As to Defendants DISD, the Board of Trustees, Superintendent Hinojosa and Principal Parker, in her official capacity, the court determined that Plaintiffs had failed to establish a violation of the Fourteenth Amendment or a violation of Title VI of the Civil Rights Act of 1964. On November 17, 2006, the court issued a Judgment reflecting its decision.

Plaintiffs did not prevail on all aspects of their lawsuit; however, they achieved significant results. The amount of damages is not the controlling issue. Here, Plaintiffs achieved the vindication of a fundamental right protected by the Fourteenth Amendment to the United States Constitution. Because of the lawsuit, the segregation of Latino students at Preston Hollow Elementary School has ceased, the racially identifiable hallways no longer exist, and students are not assigned on account of their race or national origin. Defendants argument that "Plaintiffs prevailed only against one Defendant out of four, on one claim out of ten" misses the mark, as there is no per se rule of proportionality between the amount of recovery and the amount of attorney's fees awarded. Saizan v. Delta Concrete Prods., 448 F.3d 795, 802-03 n. 42 (5th Cir. 2006) (citations omitted). The most critical factor is the result obtained.

While the court recognizes Plaintiffs' success, it would fundamentally unfair to saddle Defendant Parker with all fees and costs Plaintiffs seek. The court not only recognizes the overlapping work (which is inevitable to some extent) on claims in which Plaintiffs did not prevail, but is also aware of what would be a reasonable fee for the claim on which Plaintiffs did prevail. The court bases this determination on its prior experience as an attorney in the area of civil rights law (which is documented in a number of reported decisions), its experience in setting attorney's fees in other civil rights cases, its observation of the attorneys' performances in this case, its knowledge of rates in the Dallas legal community for services rendered by attorneys with similar skills to those of Plaintiffs' counsel, the excessive litigation tactics by both sides, and the lack of explanatory detail and documentation for a number of entries by Plaintiffs. As the Supreme Court recognizes, there is no formula or precise methodology for making such a determination in a case where partial success is achieved. If the court were to take into account every objection made by Defendants in light of all the variables, it would fare no better in coming up with an amount. Accordingly, the court uses its measured discretion in light of all the factors mentioned and determines that a reasonable award for attorney's fees is $125,000. The court realizes that this figure is on the conservative side of reasonableness; however, it fully compensates Plaintiffs' counsel for the success and results obtained. At the same time, it ensures that an excessive amount of fees is not awarded. The determinative issue with respect to the fee inquiry in this case is the result obtained, not the hourly rates of Plaintiffs' counsel.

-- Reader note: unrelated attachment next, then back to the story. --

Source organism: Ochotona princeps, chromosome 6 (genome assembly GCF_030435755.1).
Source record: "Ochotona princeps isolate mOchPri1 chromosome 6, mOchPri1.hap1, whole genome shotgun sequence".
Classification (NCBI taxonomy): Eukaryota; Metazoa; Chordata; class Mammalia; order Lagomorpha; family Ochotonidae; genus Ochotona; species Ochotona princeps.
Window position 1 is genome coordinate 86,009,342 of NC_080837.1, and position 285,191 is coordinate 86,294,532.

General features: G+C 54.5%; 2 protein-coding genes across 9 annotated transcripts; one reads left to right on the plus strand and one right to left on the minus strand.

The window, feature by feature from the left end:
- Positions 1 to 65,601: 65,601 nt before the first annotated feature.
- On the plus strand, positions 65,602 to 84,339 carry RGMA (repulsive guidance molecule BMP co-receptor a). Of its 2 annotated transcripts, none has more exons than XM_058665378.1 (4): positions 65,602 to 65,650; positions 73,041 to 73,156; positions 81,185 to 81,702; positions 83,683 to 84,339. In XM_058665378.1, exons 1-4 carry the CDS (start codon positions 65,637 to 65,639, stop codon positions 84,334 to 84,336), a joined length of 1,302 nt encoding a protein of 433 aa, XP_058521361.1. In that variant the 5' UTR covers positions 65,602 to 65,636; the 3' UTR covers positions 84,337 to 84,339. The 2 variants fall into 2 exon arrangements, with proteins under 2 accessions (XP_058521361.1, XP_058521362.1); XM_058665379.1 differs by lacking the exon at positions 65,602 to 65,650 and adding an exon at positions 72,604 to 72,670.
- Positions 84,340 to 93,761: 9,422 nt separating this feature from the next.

IV. Conclusion

For the reasons stated herein, the court denies Defendants' Application/Motion for Reasonable Attorney[']s Fees and Expenses, and grants in part and denies in part Plaintiffs' Corrected Motion and Brief in Support of Reasonable Attorney[']s Fees and Costs. Accordingly, Defendant Teresa Parker is hereby ordered to pay the sum of $125,000 as reasonable attorney's fees to Plaintiffs Lucresia Mayorga Santamaria and Organizacion Para El Futuro de los Estudiantes. The court makes no division of this amount between Plaintiffs and leaves it up to Plaintiffs to determine how the award is apportioned.

No costs are awarded, as the court resolved this issue in its Judgment when it directed the parties to bear their own costs. As no party appealed the Judgment on the merits, and the time to appeal it has long passed, the court considers this issue moot. In any event, no additional expenses are warranted beyond the $125,000 awarded in attorney's fees.

As this order is one for attorney's fees pursuant to Rule 54, the court need not issue a judgment by separate document. See Fed.R.Civ.P. 58(a)(1)(C). This order therefore serves as the judgment. The $125,000 awarded as attorney's fees shall accrue interest at the applicable federal rate from the date of entry of this order until it is paid in full.

It is so ordered.